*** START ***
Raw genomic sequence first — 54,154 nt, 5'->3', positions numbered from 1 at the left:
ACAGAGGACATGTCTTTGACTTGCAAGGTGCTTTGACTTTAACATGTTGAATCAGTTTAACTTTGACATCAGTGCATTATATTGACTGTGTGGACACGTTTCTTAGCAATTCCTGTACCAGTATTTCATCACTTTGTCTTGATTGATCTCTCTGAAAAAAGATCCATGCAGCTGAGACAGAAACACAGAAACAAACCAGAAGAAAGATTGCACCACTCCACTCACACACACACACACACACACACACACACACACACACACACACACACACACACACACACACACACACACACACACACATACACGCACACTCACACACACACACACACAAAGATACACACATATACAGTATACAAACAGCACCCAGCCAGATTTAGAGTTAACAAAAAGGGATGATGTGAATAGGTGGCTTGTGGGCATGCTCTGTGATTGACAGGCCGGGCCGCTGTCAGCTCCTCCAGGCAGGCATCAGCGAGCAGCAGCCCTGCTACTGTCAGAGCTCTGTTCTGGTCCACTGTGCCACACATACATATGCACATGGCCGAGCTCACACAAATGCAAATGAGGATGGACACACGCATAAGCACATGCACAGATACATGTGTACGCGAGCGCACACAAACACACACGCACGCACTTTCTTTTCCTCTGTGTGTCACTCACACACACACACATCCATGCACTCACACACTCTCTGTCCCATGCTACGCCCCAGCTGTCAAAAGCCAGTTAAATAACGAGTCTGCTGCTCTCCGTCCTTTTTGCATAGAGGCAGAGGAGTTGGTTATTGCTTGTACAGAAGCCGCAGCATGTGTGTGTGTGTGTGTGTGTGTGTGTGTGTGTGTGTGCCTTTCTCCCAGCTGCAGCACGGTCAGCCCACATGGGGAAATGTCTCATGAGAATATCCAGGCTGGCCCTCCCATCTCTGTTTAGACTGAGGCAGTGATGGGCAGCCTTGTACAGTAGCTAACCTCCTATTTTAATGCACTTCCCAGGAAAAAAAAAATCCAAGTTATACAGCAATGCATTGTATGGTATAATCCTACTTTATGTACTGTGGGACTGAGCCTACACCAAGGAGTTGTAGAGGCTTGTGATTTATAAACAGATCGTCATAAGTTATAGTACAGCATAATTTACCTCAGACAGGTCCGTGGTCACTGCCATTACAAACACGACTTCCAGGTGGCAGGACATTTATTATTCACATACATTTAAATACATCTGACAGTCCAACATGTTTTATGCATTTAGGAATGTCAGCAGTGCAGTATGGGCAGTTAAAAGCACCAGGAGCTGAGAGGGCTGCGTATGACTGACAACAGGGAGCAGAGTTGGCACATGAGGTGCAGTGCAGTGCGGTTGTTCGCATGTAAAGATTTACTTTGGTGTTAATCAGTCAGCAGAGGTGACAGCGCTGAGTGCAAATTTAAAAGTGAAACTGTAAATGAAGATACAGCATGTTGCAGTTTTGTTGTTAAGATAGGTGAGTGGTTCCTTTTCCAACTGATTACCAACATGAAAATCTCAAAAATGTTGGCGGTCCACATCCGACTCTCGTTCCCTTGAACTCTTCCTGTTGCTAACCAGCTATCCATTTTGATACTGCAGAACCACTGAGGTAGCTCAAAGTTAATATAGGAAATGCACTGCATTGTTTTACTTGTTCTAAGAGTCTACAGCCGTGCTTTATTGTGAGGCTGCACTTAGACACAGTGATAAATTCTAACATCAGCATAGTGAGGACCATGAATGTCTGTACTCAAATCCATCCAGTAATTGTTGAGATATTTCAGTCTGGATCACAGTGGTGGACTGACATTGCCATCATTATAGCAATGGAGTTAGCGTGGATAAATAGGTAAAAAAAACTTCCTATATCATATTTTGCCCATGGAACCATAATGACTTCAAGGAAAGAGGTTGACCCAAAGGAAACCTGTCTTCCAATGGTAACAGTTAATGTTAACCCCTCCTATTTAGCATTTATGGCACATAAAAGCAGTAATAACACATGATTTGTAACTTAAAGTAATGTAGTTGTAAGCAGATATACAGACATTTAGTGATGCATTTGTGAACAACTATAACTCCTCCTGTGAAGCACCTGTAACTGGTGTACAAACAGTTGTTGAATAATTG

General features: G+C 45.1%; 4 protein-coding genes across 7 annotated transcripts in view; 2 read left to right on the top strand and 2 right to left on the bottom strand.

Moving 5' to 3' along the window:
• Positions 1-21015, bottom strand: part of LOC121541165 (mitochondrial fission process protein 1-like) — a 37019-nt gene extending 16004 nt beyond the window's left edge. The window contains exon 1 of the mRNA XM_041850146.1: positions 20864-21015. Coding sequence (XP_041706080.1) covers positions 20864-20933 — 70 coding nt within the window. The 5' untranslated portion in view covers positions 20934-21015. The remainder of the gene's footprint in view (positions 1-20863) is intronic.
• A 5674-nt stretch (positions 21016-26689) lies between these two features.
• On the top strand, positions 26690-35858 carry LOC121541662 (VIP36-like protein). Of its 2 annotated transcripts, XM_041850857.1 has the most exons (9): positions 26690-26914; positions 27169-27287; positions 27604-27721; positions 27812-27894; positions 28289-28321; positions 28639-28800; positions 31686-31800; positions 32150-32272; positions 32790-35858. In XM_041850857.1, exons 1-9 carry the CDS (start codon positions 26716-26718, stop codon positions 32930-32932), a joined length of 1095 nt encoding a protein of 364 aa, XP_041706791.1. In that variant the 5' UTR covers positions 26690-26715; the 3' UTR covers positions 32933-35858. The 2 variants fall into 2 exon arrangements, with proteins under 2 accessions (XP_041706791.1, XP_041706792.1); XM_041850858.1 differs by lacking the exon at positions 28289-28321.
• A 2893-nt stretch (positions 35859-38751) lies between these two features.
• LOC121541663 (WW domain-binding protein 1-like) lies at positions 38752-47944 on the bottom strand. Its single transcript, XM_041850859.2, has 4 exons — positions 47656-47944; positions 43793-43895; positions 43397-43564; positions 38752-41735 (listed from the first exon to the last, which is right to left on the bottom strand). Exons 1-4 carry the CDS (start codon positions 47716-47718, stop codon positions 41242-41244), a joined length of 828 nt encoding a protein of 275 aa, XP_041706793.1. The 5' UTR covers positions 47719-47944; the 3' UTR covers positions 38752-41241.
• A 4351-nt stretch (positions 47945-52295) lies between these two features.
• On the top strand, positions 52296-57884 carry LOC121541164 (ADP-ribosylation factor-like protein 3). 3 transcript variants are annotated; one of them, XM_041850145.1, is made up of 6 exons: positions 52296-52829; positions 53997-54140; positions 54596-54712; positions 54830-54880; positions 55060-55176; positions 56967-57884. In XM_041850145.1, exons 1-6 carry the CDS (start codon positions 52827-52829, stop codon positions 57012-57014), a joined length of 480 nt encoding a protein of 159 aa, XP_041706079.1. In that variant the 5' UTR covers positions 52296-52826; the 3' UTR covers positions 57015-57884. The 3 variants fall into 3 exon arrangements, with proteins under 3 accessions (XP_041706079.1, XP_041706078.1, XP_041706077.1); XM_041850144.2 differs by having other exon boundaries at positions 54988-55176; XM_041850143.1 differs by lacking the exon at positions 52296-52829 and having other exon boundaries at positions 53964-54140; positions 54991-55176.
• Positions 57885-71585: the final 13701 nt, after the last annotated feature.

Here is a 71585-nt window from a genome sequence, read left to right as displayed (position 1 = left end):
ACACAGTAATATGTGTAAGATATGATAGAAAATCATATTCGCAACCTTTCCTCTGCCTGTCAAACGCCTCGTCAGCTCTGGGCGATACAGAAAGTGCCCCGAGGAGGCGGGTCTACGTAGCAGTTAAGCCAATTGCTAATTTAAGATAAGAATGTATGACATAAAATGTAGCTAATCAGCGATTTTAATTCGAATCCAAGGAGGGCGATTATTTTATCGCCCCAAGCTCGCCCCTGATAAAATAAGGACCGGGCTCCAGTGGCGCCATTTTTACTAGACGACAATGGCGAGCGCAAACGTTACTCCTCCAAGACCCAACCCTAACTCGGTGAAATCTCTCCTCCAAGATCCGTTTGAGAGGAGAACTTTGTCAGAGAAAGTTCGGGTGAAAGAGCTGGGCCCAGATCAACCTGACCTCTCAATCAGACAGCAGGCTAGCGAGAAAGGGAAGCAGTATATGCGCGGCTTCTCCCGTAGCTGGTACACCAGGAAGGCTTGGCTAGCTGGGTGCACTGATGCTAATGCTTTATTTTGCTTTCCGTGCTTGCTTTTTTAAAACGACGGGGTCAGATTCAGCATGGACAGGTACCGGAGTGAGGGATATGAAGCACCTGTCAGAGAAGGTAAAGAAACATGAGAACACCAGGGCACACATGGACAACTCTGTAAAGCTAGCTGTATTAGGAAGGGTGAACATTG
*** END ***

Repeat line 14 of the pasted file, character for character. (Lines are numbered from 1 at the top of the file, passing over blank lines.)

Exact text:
ACACAGTAATATGTGTAAGATATGATAGAAAATCATATTCGCAACCTTTCCTCTGCCTGTCAAACGCCTCGTCAGCTCTGGGCGATACAGAAAGTGCCCCGAGGAGGCGGGTCTACGTAGCAGTTAAGCCAATTGCTAATTTAAGATAAGAATGTATGACATAAAATGTAGCTAATCAGCGATTTTAATTCGAATCCAAGGAGGGCGATTATTTTATCGCCCCAAGCTCGCCCCTGATAAAATAAGGACCGGGCTCCAGTGGCGCCATTTTTACTAGACGACAATGGCGAGCGCAAACGTTACTCCTCCAAGACCCAACCCTAACTCGGTGAAATCTCTCCTCCAAGATCCGTTTGAGAGGAGAACTTTGTCAGAGAAAGTTCGGGTGAAAGAGCTGGGCCCAGATCAACCTGACCTCTCAATCAGACAGCAGGCTAGCGAGAAAGGGAAGCAGTATATGCGCGGCTTCTCCCGTAGCTGGTACACCAGGAAGGCTTGGCTAGCTGGGTGCACTGATGCTAATGCTTTATTTTGCTTTCCGTGCTTGCTTTTTTAAAACGACGGGGTCAGATTCAGCATGGACAGGTACCGGAGTGAGGGATATGAAGCACCTGTCAGAGAAGGTAAAGAAACATGAGAACACCAGGGCACACATGGACAACTCTGTAAAGCTAGCTGTATTAGGAAGGGTGAACATTG